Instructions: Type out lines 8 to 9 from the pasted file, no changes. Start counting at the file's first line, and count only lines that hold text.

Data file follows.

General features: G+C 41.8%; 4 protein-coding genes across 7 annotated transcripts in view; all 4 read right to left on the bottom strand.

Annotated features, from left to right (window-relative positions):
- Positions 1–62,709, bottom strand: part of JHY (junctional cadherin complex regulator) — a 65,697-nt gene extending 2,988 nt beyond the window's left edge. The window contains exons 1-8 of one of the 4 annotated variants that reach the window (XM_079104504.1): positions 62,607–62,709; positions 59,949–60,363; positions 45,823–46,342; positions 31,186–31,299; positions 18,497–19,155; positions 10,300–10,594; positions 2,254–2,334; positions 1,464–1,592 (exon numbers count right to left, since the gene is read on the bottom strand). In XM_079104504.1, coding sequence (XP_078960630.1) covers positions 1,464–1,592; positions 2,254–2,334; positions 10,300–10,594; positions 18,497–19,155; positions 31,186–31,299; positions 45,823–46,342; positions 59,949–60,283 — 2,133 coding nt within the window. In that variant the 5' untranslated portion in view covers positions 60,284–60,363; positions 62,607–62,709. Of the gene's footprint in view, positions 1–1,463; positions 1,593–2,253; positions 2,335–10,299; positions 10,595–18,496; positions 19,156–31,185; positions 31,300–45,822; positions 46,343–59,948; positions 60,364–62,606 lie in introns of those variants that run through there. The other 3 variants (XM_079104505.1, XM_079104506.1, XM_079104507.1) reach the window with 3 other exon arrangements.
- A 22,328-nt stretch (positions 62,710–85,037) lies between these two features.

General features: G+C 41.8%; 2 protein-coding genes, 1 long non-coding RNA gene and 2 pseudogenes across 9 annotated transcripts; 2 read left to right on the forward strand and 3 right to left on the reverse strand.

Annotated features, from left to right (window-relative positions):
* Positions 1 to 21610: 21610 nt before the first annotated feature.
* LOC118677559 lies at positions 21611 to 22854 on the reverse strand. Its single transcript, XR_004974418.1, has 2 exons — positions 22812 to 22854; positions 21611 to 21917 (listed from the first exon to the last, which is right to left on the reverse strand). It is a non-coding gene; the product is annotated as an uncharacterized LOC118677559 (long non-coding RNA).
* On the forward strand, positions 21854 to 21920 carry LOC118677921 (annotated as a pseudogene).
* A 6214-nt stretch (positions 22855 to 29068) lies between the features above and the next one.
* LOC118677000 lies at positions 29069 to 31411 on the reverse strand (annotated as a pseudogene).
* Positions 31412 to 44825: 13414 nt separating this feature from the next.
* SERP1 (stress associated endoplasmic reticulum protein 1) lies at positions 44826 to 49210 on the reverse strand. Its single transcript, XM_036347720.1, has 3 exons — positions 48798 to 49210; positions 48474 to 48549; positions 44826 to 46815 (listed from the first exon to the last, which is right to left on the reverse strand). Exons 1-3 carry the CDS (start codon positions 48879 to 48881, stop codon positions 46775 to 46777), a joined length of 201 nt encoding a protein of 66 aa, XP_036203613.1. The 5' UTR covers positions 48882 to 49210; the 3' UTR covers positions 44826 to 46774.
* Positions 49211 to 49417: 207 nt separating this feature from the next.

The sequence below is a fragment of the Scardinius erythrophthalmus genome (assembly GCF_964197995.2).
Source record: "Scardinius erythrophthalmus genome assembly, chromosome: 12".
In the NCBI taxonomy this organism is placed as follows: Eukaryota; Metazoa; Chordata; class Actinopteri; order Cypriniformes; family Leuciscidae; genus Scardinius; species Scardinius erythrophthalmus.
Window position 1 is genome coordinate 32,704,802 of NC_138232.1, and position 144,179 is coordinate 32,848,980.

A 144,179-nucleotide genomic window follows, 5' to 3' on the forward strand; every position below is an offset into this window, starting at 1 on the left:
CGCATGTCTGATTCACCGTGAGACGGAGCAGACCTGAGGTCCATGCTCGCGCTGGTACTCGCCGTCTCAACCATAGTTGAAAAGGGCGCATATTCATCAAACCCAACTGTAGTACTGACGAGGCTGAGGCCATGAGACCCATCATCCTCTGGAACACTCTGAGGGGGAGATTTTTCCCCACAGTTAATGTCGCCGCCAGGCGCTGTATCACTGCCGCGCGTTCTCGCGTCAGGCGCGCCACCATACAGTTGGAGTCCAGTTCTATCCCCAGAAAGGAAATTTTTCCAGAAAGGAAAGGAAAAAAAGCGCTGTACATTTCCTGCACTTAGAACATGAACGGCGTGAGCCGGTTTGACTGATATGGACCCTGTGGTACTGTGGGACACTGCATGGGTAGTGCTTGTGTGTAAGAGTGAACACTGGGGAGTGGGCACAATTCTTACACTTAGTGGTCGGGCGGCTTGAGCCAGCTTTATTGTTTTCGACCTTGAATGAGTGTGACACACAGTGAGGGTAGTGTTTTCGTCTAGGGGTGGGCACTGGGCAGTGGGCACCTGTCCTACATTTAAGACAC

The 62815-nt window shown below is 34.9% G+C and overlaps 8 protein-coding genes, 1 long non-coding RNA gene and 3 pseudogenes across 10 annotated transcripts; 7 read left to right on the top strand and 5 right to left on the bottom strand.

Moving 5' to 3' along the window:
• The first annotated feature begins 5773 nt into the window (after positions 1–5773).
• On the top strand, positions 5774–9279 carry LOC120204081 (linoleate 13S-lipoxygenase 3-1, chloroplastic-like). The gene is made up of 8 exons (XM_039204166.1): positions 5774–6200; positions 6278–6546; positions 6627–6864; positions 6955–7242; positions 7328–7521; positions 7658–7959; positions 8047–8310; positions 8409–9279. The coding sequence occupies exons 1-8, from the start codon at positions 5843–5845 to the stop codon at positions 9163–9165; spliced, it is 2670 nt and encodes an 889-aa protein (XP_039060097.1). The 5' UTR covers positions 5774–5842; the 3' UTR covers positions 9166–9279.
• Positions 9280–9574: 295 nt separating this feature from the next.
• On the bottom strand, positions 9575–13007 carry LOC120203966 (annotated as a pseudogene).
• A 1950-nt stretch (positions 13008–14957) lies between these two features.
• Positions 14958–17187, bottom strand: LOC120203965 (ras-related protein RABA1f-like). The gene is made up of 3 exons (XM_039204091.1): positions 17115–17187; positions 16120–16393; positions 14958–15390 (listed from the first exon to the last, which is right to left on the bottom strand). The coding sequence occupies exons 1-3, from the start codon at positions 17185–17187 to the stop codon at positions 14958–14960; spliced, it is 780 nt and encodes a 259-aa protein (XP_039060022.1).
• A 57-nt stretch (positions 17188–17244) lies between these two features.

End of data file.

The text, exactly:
* LOC118677559 lies at positions 21611 to 22854 on the reverse strand. Its single transcript, XR_004974418.1, has 2 exons — positions 22812 to 22854; positions 21611 to 21917 (listed from the first exon to the last, which is right to left on the reverse strand). It is a non-coding gene; the product is annotated as an uncharacterized LOC118677559 (long non-coding RNA).
* On the forward strand, positions 21854 to 21920 carry LOC118677921 (annotated as a pseudogene).